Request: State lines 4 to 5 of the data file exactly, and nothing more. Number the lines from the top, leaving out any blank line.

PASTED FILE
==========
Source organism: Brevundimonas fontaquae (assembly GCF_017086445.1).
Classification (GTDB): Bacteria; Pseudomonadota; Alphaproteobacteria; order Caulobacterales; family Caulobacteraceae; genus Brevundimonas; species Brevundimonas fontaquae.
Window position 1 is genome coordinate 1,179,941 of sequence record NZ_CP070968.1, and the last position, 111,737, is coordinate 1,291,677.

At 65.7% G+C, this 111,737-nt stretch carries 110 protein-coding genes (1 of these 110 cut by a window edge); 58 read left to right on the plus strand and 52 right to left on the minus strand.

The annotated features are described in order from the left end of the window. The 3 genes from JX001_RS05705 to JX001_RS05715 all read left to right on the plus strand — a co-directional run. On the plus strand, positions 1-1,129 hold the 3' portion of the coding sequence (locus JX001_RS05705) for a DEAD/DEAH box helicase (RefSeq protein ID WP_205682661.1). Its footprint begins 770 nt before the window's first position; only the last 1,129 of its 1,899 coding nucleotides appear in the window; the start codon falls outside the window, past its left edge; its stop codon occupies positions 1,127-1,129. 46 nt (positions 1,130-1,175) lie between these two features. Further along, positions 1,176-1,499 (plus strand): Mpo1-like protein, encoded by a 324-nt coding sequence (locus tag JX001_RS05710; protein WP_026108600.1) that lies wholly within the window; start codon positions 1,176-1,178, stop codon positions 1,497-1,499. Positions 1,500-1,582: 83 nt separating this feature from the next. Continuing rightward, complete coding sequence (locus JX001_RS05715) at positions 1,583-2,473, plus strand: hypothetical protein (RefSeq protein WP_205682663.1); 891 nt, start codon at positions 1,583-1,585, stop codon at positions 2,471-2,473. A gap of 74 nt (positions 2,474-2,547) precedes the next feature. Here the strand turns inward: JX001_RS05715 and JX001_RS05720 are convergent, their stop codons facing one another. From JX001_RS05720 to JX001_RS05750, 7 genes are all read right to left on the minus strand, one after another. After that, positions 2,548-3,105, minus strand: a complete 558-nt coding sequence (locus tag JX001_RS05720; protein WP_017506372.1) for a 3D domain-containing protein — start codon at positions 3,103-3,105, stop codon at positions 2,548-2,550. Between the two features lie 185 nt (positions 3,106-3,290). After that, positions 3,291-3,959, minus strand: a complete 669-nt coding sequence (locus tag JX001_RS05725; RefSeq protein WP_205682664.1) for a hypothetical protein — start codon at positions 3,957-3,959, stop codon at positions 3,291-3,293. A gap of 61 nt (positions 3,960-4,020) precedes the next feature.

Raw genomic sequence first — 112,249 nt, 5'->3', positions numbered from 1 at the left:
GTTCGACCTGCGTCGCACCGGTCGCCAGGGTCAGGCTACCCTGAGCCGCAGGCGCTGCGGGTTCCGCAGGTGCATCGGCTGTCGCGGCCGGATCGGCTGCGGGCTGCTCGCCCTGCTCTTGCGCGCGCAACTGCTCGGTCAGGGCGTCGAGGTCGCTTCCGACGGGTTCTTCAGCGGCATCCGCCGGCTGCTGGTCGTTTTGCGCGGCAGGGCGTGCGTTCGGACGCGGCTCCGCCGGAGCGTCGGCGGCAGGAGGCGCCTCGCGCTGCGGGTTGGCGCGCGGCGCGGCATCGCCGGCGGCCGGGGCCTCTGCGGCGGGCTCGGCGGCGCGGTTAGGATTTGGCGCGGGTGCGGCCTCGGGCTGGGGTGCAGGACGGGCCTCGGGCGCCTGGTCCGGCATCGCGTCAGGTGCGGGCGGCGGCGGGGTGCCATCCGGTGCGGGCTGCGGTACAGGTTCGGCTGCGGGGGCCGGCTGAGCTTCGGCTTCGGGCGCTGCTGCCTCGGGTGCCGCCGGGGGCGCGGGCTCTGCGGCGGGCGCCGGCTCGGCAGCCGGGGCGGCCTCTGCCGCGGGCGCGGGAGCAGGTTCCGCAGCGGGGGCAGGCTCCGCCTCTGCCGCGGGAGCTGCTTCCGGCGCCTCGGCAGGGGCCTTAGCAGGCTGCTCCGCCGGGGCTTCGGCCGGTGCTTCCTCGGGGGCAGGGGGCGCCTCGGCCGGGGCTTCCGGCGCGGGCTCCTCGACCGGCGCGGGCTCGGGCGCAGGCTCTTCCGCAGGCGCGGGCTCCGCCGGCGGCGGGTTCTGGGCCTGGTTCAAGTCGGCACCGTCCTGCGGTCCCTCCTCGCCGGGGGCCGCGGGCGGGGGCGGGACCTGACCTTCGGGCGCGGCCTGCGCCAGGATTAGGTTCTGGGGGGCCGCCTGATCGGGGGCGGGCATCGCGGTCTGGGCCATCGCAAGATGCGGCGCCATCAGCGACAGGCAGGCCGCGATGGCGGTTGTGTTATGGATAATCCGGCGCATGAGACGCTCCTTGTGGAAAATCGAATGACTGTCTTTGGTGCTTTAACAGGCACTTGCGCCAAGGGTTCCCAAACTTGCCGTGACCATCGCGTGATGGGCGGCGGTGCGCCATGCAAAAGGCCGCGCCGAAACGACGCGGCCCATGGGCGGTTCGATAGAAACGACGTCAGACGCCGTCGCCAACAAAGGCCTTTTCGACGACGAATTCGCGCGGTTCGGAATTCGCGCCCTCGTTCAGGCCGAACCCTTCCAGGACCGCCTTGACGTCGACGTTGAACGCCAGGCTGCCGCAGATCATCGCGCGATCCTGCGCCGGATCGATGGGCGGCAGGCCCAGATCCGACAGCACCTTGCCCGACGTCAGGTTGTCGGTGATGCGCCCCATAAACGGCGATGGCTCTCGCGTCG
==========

At 65.7% G+C, this 111,737-nt stretch carries 110 protein-coding genes (1 of these 110 cut by a window edge); 58 read left to right on the plus strand and 52 right to left on the minus strand.

The annotated features are described in order from the left end of the window. The 3 genes from JX001_RS05705 to JX001_RS05715 all read left to right on the plus strand — a co-directional run. On the plus strand, positions 1-1,129 hold the 3' portion of the coding sequence (locus JX001_RS05705) for a DEAD/DEAH box helicase (RefSeq protein ID WP_205682661.1). Its footprint begins 770 nt before the window's first position; only the last 1,129 of its 1,899 coding nucleotides appear in the window; the start codon falls outside the window, past its left edge; its stop codon occupies positions 1,127-1,129. 46 nt (positions 1,130-1,175) lie between these two features. Further along, positions 1,176-1,499 (plus strand): Mpo1-like protein, encoded by a 324-nt coding sequence (locus tag JX001_RS05710; protein WP_026108600.1) that lies wholly within the window; start codon positions 1,176-1,178, stop codon positions 1,497-1,499. Positions 1,500-1,582: 83 nt separating this feature from the next. Continuing rightward, complete coding sequence (locus JX001_RS05715) at positions 1,583-2,473, plus strand: hypothetical protein (RefSeq protein WP_205682663.1); 891 nt, start codon at positions 1,583-1,585, stop codon at positions 2,471-2,473. A gap of 74 nt (positions 2,474-2,547) precedes the next feature. Here the strand turns inward: JX001_RS05715 and JX001_RS05720 are convergent, their stop codons facing one another. From JX001_RS05720 to JX001_RS05750, 7 genes are all read right to left on the minus strand, one after another. After that, positions 2,548-3,105, minus strand: a complete 558-nt coding sequence (locus tag JX001_RS05720; protein WP_017506372.1) for a 3D domain-containing protein — start codon at positions 3,103-3,105, stop codon at positions 2,548-2,550. Between the two features lie 185 nt (positions 3,106-3,290). After that, positions 3,291-3,959, minus strand: a complete 669-nt coding sequence (locus tag JX001_RS05725; RefSeq protein WP_205682664.1) for a hypothetical protein — start codon at positions 3,957-3,959, stop codon at positions 3,291-3,293. A gap of 61 nt (positions 3,960-4,020) precedes the next feature.